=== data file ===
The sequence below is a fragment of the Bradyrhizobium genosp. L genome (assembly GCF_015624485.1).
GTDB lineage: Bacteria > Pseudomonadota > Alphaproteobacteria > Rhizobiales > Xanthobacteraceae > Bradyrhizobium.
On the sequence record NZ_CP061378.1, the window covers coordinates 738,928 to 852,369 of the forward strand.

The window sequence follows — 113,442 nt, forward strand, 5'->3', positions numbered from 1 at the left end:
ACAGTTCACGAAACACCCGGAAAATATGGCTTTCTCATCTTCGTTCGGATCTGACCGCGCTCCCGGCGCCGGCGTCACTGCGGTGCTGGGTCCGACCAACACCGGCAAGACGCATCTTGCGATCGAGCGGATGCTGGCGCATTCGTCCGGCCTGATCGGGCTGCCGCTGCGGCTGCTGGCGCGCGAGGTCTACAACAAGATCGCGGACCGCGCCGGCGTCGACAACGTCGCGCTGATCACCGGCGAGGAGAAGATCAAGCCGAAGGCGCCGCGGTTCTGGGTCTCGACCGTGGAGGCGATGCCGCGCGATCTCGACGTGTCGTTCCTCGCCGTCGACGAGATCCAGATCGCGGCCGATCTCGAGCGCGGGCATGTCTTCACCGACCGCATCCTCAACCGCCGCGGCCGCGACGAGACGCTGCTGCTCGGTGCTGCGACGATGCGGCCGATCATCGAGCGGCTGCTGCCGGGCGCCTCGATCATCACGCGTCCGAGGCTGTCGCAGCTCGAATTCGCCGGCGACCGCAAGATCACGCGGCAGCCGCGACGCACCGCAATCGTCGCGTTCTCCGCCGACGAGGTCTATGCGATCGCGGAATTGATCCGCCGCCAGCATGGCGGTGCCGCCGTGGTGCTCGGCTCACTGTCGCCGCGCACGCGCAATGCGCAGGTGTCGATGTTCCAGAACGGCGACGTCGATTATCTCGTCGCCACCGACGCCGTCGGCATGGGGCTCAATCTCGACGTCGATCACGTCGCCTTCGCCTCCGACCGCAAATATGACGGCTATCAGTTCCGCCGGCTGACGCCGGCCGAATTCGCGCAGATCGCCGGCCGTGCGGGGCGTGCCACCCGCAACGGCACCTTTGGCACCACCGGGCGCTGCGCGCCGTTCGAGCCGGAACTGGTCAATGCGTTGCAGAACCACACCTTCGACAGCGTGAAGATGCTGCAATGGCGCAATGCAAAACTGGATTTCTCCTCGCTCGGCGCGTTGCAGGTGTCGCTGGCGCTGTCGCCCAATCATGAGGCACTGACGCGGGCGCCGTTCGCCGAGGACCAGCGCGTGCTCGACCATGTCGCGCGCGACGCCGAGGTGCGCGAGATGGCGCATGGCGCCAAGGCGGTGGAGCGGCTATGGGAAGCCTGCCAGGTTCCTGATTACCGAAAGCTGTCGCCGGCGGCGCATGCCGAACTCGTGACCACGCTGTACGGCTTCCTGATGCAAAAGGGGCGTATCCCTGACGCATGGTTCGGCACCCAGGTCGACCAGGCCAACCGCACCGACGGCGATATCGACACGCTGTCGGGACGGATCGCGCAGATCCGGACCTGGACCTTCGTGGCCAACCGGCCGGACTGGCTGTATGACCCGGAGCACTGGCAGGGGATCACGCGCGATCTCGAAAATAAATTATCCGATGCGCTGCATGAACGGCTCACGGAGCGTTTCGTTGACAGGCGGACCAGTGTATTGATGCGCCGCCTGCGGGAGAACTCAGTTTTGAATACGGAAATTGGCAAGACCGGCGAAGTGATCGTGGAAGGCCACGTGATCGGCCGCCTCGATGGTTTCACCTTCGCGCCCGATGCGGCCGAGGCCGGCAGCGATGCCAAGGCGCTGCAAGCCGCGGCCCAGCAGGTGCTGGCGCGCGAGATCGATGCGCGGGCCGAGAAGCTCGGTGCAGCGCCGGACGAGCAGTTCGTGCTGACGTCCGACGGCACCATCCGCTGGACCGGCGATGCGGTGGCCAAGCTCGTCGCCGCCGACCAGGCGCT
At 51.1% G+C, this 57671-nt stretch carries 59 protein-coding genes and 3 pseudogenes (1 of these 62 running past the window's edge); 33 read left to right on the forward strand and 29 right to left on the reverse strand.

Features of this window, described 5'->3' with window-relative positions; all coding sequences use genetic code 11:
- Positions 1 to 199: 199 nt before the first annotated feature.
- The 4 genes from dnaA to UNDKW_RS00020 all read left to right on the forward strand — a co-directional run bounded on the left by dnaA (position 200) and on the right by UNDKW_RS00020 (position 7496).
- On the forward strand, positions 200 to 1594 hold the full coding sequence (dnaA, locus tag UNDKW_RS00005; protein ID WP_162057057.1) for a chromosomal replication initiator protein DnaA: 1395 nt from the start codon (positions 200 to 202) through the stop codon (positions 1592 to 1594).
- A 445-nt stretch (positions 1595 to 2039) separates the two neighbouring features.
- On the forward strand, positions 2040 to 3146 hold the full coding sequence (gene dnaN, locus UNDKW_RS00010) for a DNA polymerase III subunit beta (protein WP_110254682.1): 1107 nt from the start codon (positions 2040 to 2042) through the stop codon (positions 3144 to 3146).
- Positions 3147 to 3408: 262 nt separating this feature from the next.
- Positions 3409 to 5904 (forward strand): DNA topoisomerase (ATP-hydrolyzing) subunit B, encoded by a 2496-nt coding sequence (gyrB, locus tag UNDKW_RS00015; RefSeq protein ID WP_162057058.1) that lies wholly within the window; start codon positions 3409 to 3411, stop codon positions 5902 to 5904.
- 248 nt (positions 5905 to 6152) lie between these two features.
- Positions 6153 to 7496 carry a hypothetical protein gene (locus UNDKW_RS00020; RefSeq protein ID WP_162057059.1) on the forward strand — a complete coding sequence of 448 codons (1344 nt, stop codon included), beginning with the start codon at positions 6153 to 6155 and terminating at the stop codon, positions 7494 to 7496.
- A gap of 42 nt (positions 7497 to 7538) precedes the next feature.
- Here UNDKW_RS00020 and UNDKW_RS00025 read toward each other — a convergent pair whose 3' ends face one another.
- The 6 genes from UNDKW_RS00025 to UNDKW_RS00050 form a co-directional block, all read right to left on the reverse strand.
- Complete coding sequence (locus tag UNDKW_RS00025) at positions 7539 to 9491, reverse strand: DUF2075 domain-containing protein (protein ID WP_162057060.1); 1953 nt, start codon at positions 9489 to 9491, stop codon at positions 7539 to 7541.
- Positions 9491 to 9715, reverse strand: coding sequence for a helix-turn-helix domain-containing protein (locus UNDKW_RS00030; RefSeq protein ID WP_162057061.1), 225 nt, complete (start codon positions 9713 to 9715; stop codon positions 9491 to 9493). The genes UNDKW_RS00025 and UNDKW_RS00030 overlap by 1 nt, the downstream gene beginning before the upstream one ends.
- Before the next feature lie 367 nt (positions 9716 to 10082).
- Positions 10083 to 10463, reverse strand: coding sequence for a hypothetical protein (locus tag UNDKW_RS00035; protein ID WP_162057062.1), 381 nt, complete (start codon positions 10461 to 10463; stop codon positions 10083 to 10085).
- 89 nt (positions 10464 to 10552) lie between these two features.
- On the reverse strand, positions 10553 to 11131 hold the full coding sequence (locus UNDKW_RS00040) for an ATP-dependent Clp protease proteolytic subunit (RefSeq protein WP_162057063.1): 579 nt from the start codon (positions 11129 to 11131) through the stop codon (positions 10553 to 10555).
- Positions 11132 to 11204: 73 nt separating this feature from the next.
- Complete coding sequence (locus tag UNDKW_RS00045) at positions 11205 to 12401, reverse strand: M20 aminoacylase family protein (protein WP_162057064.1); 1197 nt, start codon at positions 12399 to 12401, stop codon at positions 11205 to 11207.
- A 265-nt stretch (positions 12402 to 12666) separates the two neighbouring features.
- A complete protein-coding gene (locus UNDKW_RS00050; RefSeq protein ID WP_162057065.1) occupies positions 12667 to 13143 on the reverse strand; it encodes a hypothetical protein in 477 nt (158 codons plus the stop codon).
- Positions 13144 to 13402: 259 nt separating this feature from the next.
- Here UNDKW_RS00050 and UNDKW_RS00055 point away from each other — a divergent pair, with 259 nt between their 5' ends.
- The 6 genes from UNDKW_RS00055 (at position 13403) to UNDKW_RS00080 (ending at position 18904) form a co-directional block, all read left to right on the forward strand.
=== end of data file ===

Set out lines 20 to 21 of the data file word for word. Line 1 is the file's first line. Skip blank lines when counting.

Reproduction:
- Complete coding sequence (locus tag UNDKW_RS00025) at positions 7539 to 9491, reverse strand: DUF2075 domain-containing protein (protein ID WP_162057060.1); 1953 nt, start codon at positions 9489 to 9491, stop codon at positions 7539 to 7541.
- Positions 9491 to 9715, reverse strand: coding sequence for a helix-turn-helix domain-containing protein (locus UNDKW_RS00030; RefSeq protein ID WP_162057061.1), 225 nt, complete (start codon positions 9713 to 9715; stop codon positions 9491 to 9493). The genes UNDKW_RS00025 and UNDKW_RS00030 overlap by 1 nt, the downstream gene beginning before the upstream one ends.